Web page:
Wednesday, May 25, 2005

Blog: I'm Back, Baby! 

So... It's not hard to see that my updates have been sporadic at best lately. Due to a semi-promotion at work and a busted computer at home, finding time to blog has been... well, difficult.

But I managed to get my glorified calculator of a laptop semi-functional again, so it looks like late-night blogging sessions are once again a reality. And when you get down to it, all writers seem to do their best work late at night. I hope that serves even for the mediocre ones like myself.

Anyway... things you can expect to see covered in the near future:

- The Houston Astros... Hey, they're still my boys. I don't care if they're mathematically eliminated (next week, perhaps?), I'm going to talk about them when I get a chance. I just haven't gotten a chance in the last six weeks.

- Summer movies... We've got Batman Begins, War of the Worlds, and the lovely Jessica Alba in the Fantastic Four. If you read my upcoming Pregame Tailgate column, disregard the jabs I make about the lack of originalituy in the summer schedule. I wasn't being serious.

- The superiority of the State of Texas... We're better than everyone. I can't help it.

- The College World Series... Hopefully?

Things I won't cover in the near, or long, future:

- Star Wars... You're tired of reading about it by now. And I'll have plenty more chances to show my geekiness.

- The Texas Legislature... So, there is this one area where my state sadly does not dominate.

- The NHL Playoffs... [Nelson Munz]HA HA![/Nelson Munz]


Friday, May 20, 2005

Movie Review: Star Wars: Episode III -- Revenge of the Sith 

Forget Anakin Skywalker, Revenge of the Sith brings balance to the force.

Never underestimate the power of George Lucas to tie together loose strings and validate seemingly crappy prior story lines. Thought Anakin was a whiney baby in AOTC? Thought the Clones love story was unnecessary? Now you see why behind them.

In terms of a film, Sith still lags slightly behind Empire, and maybe even the orginal, A New Hope. But combine 28 years of anticipation and the satisfaction that Lucas finally delivered the movie we all wanted six years ago, and you'll realize that no Star Wars film in the saga comes close to matching the breath-taking brilliance of Sith.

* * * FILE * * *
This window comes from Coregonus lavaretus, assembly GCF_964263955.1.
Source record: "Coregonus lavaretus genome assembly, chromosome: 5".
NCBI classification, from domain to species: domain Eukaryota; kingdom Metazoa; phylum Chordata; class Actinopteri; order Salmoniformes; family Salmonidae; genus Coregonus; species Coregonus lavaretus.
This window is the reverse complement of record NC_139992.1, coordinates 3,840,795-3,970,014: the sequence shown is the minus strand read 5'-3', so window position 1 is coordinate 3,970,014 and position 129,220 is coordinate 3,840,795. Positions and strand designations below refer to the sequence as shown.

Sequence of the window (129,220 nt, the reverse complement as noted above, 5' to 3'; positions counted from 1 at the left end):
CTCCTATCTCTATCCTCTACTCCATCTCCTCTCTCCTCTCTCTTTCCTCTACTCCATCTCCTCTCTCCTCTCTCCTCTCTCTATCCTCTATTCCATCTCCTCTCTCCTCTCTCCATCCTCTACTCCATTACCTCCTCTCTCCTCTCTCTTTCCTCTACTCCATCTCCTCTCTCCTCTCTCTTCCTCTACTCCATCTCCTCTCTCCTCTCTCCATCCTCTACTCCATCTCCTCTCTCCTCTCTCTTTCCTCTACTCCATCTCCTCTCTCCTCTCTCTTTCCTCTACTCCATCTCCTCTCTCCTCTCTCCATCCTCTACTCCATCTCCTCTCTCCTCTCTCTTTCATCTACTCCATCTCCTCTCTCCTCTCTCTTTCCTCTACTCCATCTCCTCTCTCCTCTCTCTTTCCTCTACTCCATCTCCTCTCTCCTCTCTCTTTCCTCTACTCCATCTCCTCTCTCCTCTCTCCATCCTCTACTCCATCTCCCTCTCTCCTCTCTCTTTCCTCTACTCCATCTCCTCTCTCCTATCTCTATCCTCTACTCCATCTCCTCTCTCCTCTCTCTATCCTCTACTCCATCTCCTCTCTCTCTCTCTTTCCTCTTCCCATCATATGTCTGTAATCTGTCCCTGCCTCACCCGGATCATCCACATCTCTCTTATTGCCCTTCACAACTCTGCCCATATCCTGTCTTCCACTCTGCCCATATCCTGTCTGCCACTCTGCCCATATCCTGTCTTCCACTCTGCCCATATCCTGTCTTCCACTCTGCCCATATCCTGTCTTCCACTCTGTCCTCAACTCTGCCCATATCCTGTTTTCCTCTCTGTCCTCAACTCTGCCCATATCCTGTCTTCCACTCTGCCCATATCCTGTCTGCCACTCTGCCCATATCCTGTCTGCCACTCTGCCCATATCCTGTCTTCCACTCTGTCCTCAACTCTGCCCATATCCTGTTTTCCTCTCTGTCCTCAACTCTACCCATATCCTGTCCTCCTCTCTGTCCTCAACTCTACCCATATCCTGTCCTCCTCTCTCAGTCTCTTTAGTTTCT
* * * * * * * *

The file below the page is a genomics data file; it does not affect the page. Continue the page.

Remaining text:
Adjectives and superlatives don't do this film justice. In fact calling it a film doesn't do it justice. Star Wars is an experience. Maybe the last two failed to deliver, but Sith more than makes up for it, and once the credits begin to roll after its stunning climax, fans of the saga will no doubt feel a tinge of sadness, knowing that this lifelong franchise has officially come to and end.

I won't give away spoilers, as plenty of fans have yet to see it. Suffice to say that if you've grown up with Star Wars -- as I and millions of others have -- you're inner fan-boy geek will come out many times during its two-plus hours. You might not laugh (the omnipresent Star Wars cheesiness rears its head), but you'll certainly gasp, and you might just cry. 9/10


Wednesday, May 18, 2005

Movies: It's Here!!! 

The Saga concludes... in seven hours.

I'm sure it's the same across the country, but at the theater three blocks from my apartment, SEVEN 12:01 a.m. screenings of Star Wars: Episode II -- Revenge of the Sith have sold out.

I have my ticket purchased for 7 p.m. tomorrow evening. It looks like I'll be around the 100,000th person to see it... less than 24 hours after its release. My buddy Trey is so geeked up over the release that he couldn't wait for the Thursday night group outing. He's attending a midnight showing as well. In all there are 21 sold-out midnight showings here in Austin. George Lucas is a genius -- an evil genius, but one nonetheless.

"Bold" prediction: Episode III takes in more money before dawn than every other top ten highest-grossing picture earns in the entire weekend.


Tuesday, May 10, 2005

Personal: I'm Not a Movie Snob, Am I? 

While waiting in line at Pok-e-Joe's yesterday (obviously meaning I'm not a BBQ snob) I overheard the following conversation:

woman: How was your weekend?
man: We had a Clint Eastwood movie marathon yesterday.
woman: Really? We watched three movies ourselves.
man: Which ones?
woman: National Treasure -- it was great. Then Fat Albert. Let me tell you that was such a cute movie, and funny... Then we had to watch a girlie movie. I don't remember what it was called, but it was cute. You should watch it.
man: We watched Every Which Way But Loose.
Does it make me a movie snob to think that these people should probably just stop watching movies?


Politics: Suggestions for the Texas Legislature